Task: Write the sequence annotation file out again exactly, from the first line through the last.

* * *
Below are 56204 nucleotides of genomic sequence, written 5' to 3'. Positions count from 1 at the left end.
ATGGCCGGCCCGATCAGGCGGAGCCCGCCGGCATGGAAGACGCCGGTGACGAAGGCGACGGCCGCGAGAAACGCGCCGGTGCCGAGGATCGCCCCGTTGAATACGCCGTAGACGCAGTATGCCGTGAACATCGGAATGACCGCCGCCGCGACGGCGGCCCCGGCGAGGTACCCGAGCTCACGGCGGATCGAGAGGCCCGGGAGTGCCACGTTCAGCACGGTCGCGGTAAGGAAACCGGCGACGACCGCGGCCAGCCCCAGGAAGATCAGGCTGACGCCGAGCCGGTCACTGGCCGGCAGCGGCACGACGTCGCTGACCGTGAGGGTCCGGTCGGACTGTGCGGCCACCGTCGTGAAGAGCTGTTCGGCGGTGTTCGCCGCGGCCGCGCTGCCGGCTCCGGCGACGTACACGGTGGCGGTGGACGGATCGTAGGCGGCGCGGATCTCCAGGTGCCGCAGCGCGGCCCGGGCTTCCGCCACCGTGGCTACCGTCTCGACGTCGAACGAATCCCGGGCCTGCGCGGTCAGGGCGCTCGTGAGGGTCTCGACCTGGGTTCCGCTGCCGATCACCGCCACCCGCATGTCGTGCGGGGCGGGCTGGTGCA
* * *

Below are 56204 nucleotides of genomic sequence, written 5' to 3'. Positions count from 1 at the left end.
ATGGCCGGCCCGATCAGGCGGAGCCCGCCGGCATGGAAGACGCCGGTGACGAAGGCGACGGCCGCGAGAAACGCGCCGGTGCCGAGGATCGCCCCGTTGAATACGCCGTAGACGCAGTATGCCGTGAACATCGGAATGACCGCCGCCGCGACGGCGGCCCCGGCGAGGTACCCGAGCTCACGGCGGATCGAGAGGCCCGGGAGTGCCACGTTCAGCACGGTCGCGGTAAGGAAACCGGCGACGACCGCGGCCAGCCCCAGGAAGATCAGGCTGACGCCGAGCCGGTCACTGGCCGGCAGCGGCACGACGTCGCTGACCGTGAGGGTCCGGTCGGACTGTGCGGCCACCGTCGTGAAGAGCTGTTCGGCGGTGTTCGCCGCGGCCGCGCTGCCGGCTCCGGCGACGTACACGGTGGCGGTGGACGGATCGTAGGCGGCGCGGATCTCCAGGTGCCGCAGCGCGGCCCGGGCTTCCGCCACCGTGGCTACCGTCTCGACGTCGAACGAATCCCGGGCCTGCGCGGTCAGGGCGCTCGTGAGGGTCTCGACCTGGGTTCCGCTGCCGATCACCGCCACCCGCATGTCGTGCGGGGCGGGCTGGTGCA